I, too, have never gotten a flu shot just never had it and didn't want to take anything I don't need. Agree with some others that nurses must have some type of "super" immune systems to get sick as little as most of us do. But, think everyone should do what they feel best. I've been told once I have it I will start taking the shots. Doubt it though.
  9. by   CCPam
    why don't I (and my family) get the flu shot every year?

    Take a look at the increase in vaccinations, of every kind, that we and now our kids, are exposed to. Our newborns recieve several a few days after birth for hepatitis, chicken pox, and now the flu. We are encouraged to get the flu shot every year, but, yet the literature regarding the dramatic increases in autism and the potential link to getting Alzheimer's later in life are ignored. Yet, most of the medical society cannot explain the increase for these two conditions. Hum, as for me, I would rather lose a few days every few years with the flu than a few years at the end of my life or contribute to the epidemic of a life altering condition.
    thanks for allowing a forum to gently express our opinions.
    Pam
  10. by   thebonster
    3 years ago I came down with the worst flu bug I ever had. I was sick in bed for 8 days. There were at least 5 others from my floor that had it too. 1 of them had received the famous flu shot prior. There were no patients that became ill with the same thing. I guess that we washed our hands, didn't cough, sneeze or kiss with pt. care!

    I decided that I would get the shot the next year. (just to be safe) I had a very sore arm at the injection site. The ache moved into every lymph node on my left side. I couldn't lift my arm for a week or lay in bed on my left side for a month.

    So I ended up missing more work because of the shot than I did with the flu.

    I don't work sick. Period.
  11. by   ecugirl
    ER nurses especially should get the flu shot because they are the front line and have more chances of exposure before the patient is diagnosed. If you don't want to take the flu shot to protect yourself, you should want to take it to protect your patients and your family...did you know that with the flu you are actually contagious 2 days before you develop symptoms??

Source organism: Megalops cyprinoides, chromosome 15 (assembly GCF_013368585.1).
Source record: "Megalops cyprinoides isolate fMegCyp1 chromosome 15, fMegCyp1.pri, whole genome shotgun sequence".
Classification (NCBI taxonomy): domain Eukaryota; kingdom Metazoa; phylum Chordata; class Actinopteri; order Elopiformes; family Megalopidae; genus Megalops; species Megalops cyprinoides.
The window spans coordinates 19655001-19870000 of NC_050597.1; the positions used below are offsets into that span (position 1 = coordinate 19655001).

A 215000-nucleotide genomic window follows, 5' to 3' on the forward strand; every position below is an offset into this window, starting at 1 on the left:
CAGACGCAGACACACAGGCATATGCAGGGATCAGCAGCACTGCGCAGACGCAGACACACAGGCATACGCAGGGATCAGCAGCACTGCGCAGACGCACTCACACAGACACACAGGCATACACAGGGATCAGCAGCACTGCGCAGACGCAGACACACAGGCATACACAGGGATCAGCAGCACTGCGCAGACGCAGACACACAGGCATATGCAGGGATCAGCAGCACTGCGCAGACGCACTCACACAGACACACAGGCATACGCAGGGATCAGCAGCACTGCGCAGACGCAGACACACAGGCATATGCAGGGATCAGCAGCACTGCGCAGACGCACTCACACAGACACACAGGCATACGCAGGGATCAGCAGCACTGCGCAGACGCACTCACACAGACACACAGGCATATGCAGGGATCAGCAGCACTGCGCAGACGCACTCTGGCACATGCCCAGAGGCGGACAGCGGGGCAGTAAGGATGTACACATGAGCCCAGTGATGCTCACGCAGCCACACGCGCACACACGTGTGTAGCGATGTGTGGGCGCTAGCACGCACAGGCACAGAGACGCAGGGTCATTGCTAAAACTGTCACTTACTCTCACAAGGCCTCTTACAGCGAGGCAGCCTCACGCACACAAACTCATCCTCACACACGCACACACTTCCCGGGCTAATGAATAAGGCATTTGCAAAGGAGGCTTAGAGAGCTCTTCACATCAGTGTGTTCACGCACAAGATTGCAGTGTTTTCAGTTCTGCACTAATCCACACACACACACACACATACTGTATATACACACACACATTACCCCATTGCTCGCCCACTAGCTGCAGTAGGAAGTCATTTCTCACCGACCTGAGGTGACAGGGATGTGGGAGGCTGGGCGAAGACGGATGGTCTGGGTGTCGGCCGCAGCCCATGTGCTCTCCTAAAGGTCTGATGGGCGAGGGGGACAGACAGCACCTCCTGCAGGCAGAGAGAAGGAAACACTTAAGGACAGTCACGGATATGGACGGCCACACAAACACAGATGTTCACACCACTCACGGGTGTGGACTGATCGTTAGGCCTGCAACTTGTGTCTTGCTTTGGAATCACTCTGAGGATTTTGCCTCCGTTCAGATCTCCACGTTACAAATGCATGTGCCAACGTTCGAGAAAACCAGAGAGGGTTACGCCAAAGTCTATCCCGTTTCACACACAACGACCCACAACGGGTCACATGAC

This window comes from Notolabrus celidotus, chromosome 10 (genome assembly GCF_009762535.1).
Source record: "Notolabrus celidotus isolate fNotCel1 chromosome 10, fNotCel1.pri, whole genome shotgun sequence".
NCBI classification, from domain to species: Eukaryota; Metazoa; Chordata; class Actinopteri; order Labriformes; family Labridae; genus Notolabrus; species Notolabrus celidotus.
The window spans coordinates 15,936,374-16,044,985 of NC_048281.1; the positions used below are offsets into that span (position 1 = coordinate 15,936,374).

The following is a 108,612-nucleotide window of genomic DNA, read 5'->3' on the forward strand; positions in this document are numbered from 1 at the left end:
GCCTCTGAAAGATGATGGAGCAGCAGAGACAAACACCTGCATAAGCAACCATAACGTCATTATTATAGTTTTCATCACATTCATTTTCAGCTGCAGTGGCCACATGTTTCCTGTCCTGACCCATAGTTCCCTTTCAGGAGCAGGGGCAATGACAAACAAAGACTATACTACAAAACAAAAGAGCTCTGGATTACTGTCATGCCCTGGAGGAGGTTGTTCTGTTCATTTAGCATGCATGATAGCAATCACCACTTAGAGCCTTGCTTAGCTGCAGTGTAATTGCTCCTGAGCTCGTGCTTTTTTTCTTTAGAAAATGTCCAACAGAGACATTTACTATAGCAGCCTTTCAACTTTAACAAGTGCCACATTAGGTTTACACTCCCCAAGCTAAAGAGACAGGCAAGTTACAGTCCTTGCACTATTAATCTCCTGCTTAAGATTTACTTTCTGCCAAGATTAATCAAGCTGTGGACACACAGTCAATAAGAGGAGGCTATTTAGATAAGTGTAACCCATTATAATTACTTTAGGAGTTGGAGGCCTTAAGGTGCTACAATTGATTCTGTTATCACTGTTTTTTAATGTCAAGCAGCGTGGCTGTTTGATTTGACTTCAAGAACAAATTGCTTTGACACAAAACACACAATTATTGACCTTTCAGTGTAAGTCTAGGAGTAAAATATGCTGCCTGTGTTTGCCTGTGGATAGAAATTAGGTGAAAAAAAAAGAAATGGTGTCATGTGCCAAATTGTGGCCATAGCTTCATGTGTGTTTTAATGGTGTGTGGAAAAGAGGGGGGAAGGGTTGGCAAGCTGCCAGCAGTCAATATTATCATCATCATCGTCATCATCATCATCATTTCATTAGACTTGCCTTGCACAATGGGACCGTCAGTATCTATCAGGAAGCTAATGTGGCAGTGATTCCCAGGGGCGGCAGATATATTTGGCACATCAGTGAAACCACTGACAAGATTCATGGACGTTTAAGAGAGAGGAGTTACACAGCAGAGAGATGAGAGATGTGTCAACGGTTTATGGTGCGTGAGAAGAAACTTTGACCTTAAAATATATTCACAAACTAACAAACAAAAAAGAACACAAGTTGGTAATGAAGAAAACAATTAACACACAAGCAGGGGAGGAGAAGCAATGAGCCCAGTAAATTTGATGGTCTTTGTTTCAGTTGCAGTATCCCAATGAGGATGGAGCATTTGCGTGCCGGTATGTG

12. by   ecugirl
    It also takes anywhere from 2 weeks to a month for the vaccine to kick in; which is why they start offering it in October. You must have forgotten about the 2003-2004 flu season which peaked in December and had the highest cases of pediatric deaths from flu?? Why take the chance of getting sick with the flu and spreading it to your family and your patients? Did you also know that you are contagious with the flu 2 days before you become sypmtomatic? There are numerous outbreaks and patient deaths documented from infected healthcare workers with the flu which is why not only CDC but JCAHO has jumped on this bandwagon too. Our patients are living longer with more chronic illnesses making them more susceptible and we as nurses have to get out of the mindset that we are ten feet tall and bullet proof! There are organisms out there these days that will kill you and you have to protect yourself.
  13. by   maryshome8
    I'm not a nurse, but I used to take the flu shot every year, and about 3 days after I got it, with 100% consistency, I would get sick and it would lay me up in bed for a full week.

    Now, I don't know if it was the flu I got or not, but the illness always accompanied the shot...I also, during those years, stayed sickly. I always had strep thoat, something.

    Well, one year they offered it around exam week, and I skipped it. Wallllllla...no illness. Nor did I get sick that year. I never took the shot again, and other than a few minor bouts, haven't really been sick either.

    I'll never know if the two are related or just some wierd coincidence, but I'll never take one again.

Must Read Topics


close